May 2005

When Grebe was about 10 years old his father died. His mother then allowed him to attend public schools. Here and in the neighborhood the kids congregated at a little shack behind the house to hear and see the wireless sets Grebe was making. None of the mothers were worried as they knew their kids were at the Grebe’s. A cartoon published in 1940 (shown in previous article) exemplified what went on around his house.

Cartoon from The New York Sun, Jan. 31, 1931

“I don’t know what spurred the appearance of this cartoon. The GREBE RADIO company was already suffering badly in the Great Depression.

I do know my father liked to read The New York Sun. Many times I would go to a local “cigar store” and get it for him in the afternoon.” – A. H. Grebe, Jr.

Detail from cartoon from The New York Sun, Jan. 31, 1931

A. H. Grebe's First Radio Workshop

PHOTO of Alfred Henry Grebe’s first hobby-workshop. This “shack” was originally his father’s place for storing greenhouse tools. It was here that he could dedicate his time, without distractions, to his study and practice of “wireless.”

Alfred was the older son of Henry and Annie M. Krick GREBE. He was born in Richmond Hill, Queens County, Long Island, New York on April 4, 1895. Henry Grebe was a horticulturist…having several greenhouses on his property at 10 Van Wyck Avenue, Richmond Hill. The fact of having a large plot of land helps to explain how Alfred, while still a very young man, could expand his radio manufacturing business by first building a two-story wooden factory and shortly thereafter a modern, three-story, poured concrete factory. The Jamaica Hospital was located on a side street opposite the GREBE property. Alfred Jr was born at the Jamaica Hospital.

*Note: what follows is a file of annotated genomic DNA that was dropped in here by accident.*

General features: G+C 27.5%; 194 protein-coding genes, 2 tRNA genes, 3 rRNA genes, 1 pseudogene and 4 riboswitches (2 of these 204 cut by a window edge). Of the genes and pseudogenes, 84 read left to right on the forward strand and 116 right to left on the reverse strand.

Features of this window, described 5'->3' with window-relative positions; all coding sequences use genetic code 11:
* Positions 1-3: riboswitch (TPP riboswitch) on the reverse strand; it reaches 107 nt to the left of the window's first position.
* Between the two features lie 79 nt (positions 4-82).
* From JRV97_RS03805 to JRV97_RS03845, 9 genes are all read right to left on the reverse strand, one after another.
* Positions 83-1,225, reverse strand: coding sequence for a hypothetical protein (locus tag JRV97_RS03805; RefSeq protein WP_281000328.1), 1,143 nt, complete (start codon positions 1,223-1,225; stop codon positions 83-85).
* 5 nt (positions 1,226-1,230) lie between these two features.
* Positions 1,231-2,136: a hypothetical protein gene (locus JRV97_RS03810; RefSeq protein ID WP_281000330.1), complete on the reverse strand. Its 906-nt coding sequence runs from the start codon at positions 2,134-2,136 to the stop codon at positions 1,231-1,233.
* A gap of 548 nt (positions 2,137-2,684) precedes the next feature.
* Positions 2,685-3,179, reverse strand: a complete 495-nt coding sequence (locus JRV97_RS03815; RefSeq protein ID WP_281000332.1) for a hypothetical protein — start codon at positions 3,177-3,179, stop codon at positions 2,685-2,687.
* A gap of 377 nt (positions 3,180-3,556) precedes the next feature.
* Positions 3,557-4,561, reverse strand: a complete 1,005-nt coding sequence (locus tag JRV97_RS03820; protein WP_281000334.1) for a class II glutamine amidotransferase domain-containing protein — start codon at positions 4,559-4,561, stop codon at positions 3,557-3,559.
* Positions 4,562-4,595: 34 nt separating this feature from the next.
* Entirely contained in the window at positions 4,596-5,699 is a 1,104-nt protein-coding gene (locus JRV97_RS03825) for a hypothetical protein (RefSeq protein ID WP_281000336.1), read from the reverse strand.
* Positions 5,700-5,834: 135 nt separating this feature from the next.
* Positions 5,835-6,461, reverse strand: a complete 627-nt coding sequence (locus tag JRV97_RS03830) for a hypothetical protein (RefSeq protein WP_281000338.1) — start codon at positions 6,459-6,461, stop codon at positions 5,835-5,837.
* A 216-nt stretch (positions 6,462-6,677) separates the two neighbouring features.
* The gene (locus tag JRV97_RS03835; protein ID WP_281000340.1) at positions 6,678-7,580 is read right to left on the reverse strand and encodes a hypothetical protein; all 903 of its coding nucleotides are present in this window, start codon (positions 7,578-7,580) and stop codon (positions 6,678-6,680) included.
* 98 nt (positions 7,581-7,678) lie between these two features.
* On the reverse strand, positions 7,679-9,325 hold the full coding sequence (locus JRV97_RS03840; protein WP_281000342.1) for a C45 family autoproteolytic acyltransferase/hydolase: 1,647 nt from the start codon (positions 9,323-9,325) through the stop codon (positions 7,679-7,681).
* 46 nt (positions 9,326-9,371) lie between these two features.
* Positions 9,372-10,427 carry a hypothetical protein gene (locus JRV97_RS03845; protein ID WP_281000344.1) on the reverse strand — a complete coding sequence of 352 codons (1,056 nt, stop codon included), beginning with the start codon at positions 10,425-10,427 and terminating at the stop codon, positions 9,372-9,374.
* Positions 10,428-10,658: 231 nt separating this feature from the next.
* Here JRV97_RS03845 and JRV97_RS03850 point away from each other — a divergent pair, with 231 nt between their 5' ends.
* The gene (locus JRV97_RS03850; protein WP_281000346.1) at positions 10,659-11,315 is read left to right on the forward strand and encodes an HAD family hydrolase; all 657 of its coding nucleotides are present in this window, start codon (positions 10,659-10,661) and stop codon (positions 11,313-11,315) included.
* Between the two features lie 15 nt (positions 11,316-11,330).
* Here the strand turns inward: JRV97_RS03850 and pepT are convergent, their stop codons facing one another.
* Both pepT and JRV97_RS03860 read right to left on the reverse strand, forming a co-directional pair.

Alfred had a younger brother, Rudolph Louis Grebe. Rudolf was ten years younger than Alfred. They were both very bright. Rudolph graduated from the PRATT INSTITUTE in Brooklyn with a degree in Mechanical Engineering. Rudolph apparently did not share Alfred’s interest in radio. Maybe they didn’t like each other! Rudolph was a “difficult” personality. He died at the age of twenty-three years. My mother stated Rudolph died of pneumonia; but it is possible he died of tuberculosis.

I don’t remember Rudolph at all. The elder GREBE, Henry, died in 1905. In this case my mother stated Henry died of an accidental gun shot wound (cleaning his gun). Newspaper accounts listed his death as suicide while in a state of mental depression.

I remember my grandmother. She married Edwin Grenarius Dorf sometime after the death of Henry. Grandma Dorf was called Aunt Annie by all her family members. As a young woman she was beautiful. I remember her as a relatively old woman, for those days. At age seventy-two, when she died, she was frail and appeared many years older than her true age. She was reported to have died of a heart attack or stroke while visiting a friend, Hilda Weiss. It is very likely her death was brought on partially by her grief of having lost a husband and her only two sons. There were no other children.

I spent golden hours almost every day at my grandmother’s house…which was only three blocks from my grade school. There was a small, enclosed sun porch at the rear part of the house. It had windows on two exterior walls and a large blackboard on a third wall. I spent many hours making clay models (mostly boats) and drawing pictures on the blackboard. There were many opportunities to mix and bake cookies under Grandma’s loving supervision. Grandma also paid me a small sum to stoke the coal-burning furnace and carry out the ashes. The house was still standing at 88-34 189th Street, Hollis, Long Island, NY and was in wonderfully good condition when I visited in 1988.

– by A. H. Grebe, Jr.